Coding assignments done during tutoring are pair-programmed -- I will ask the student to verbalize their thoughts as they code, and watch as they write out their work. If I see something interesting (a mistake, an unexpected choice, or a correctly-used concept they've previously struggled with) I will in some cases ask them to explain why they are doing it. In other cases, I allow mistakes through purposefully: debugging is an incredibly important skill in and of itself, and catching all mistakes up-front would deprive a student of practicing that skill. Note that the pair programming approach does not mean I do the work for the student, nor does it mean that the code will be bug free. I will ask questions, answer questions, act as a fast reference, and in most cases indicate whether I still see bugs. It is up to the student to determine how much effort they want to put into any given assignment, and consequently, to drive the process of stepping through the code to ensure everything works as it is supposed to.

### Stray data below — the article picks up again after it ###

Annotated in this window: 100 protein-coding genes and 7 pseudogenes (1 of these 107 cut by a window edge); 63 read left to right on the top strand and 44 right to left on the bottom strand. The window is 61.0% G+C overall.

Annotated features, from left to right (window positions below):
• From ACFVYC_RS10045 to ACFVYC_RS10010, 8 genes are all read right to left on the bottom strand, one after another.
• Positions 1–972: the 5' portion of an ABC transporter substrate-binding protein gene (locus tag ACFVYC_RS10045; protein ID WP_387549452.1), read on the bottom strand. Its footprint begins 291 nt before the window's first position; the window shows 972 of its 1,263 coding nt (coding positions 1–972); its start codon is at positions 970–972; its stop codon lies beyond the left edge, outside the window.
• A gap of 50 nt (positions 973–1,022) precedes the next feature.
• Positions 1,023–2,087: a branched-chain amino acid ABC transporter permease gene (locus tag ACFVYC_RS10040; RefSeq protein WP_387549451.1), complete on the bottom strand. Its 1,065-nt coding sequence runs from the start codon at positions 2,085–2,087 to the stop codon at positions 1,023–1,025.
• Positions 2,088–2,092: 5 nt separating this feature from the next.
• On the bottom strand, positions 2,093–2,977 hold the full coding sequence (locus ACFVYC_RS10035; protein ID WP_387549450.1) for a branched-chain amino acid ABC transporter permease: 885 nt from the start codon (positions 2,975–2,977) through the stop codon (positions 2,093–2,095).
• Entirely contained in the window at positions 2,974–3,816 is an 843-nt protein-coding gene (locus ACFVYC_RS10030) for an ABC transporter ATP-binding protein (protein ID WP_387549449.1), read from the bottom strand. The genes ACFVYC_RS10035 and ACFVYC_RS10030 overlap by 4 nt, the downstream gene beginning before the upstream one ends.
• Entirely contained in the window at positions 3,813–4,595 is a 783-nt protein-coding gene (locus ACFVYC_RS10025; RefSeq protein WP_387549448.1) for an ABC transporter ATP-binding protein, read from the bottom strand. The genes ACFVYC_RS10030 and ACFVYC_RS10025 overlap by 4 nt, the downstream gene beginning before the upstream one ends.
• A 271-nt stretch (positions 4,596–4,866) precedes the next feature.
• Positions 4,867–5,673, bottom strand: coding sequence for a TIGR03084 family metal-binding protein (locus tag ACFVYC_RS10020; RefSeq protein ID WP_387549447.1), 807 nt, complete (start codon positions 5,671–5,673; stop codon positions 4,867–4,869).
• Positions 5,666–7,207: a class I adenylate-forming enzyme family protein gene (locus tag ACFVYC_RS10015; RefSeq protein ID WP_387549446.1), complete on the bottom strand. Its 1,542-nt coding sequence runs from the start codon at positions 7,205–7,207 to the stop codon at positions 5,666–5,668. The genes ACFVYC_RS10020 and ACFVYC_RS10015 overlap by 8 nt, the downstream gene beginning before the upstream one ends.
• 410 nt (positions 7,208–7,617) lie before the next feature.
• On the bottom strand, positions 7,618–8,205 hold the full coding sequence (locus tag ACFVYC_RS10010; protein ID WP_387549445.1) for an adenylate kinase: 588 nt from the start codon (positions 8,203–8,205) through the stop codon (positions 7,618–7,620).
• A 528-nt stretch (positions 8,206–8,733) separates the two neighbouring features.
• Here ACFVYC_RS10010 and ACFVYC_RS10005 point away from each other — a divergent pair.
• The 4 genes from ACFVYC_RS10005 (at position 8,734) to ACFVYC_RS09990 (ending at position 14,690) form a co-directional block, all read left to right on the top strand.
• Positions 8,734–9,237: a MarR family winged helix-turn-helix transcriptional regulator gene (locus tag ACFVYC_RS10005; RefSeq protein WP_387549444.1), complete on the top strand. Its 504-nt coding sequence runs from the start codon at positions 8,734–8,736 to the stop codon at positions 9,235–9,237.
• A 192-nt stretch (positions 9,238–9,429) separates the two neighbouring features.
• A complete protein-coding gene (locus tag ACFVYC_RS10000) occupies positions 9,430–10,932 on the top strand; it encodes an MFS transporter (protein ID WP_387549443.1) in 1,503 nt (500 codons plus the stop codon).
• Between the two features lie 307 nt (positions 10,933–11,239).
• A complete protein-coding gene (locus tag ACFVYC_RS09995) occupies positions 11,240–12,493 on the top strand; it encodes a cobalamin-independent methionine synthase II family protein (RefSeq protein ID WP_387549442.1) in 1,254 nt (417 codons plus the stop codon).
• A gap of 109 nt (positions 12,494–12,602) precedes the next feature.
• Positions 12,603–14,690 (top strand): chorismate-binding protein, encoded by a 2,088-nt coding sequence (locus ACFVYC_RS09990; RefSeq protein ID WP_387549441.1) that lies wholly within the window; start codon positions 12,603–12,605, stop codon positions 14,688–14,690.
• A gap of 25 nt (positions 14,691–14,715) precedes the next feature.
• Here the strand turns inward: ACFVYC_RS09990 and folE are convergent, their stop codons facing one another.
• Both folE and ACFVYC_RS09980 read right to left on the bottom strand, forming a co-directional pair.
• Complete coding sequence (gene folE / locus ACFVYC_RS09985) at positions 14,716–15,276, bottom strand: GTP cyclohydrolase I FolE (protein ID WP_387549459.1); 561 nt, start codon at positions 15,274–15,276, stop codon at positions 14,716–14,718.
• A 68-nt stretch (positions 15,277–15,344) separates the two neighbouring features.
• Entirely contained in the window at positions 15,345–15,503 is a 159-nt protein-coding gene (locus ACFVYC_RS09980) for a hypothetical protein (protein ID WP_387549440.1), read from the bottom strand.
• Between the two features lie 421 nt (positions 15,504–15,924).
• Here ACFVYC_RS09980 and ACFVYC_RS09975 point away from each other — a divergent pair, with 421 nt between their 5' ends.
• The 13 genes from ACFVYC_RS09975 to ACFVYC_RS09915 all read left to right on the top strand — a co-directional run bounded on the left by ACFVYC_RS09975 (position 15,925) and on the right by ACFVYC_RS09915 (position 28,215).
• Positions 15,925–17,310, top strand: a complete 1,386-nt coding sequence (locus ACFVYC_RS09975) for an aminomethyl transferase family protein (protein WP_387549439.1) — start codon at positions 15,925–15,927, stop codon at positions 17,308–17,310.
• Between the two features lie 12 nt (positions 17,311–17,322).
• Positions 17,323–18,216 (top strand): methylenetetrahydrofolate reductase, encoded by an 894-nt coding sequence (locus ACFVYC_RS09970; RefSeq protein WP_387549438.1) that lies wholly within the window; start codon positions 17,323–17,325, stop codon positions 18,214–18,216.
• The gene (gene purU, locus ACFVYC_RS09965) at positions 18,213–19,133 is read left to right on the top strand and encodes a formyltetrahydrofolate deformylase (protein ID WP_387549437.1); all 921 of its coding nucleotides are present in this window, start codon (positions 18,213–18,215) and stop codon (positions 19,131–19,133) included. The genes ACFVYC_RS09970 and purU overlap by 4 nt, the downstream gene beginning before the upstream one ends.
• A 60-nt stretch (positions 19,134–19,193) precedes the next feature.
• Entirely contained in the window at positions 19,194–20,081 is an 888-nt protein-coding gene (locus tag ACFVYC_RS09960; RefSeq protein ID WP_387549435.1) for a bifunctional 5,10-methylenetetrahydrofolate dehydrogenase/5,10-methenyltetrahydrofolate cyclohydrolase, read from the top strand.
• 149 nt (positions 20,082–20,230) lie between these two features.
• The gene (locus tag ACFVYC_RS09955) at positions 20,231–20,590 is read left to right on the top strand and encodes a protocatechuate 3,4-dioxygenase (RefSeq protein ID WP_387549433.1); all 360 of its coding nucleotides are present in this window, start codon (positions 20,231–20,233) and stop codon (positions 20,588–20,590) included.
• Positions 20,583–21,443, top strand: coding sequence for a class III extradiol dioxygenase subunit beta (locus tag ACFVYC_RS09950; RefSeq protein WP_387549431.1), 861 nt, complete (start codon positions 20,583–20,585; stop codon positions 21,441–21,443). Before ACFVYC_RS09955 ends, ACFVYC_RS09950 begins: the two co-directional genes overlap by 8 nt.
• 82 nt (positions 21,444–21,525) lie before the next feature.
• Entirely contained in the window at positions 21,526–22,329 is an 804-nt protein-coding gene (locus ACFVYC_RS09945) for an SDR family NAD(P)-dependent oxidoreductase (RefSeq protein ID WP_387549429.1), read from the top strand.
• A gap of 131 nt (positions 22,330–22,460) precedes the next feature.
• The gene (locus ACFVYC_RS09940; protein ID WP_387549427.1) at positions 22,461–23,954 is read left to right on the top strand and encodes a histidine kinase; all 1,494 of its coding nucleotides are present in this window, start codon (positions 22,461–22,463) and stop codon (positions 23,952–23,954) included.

In addition to normal college coursework, I'm also happy to cover practical industry skills that are generally omitted from a degree, such as release management, source control, and build systems. Many people are taken by surprise by these topics when they get into their first job, and having advance knowledge is a huge productivity boon. I am also open to tackling custom/more specialized topics that students would like to cover -- just ask!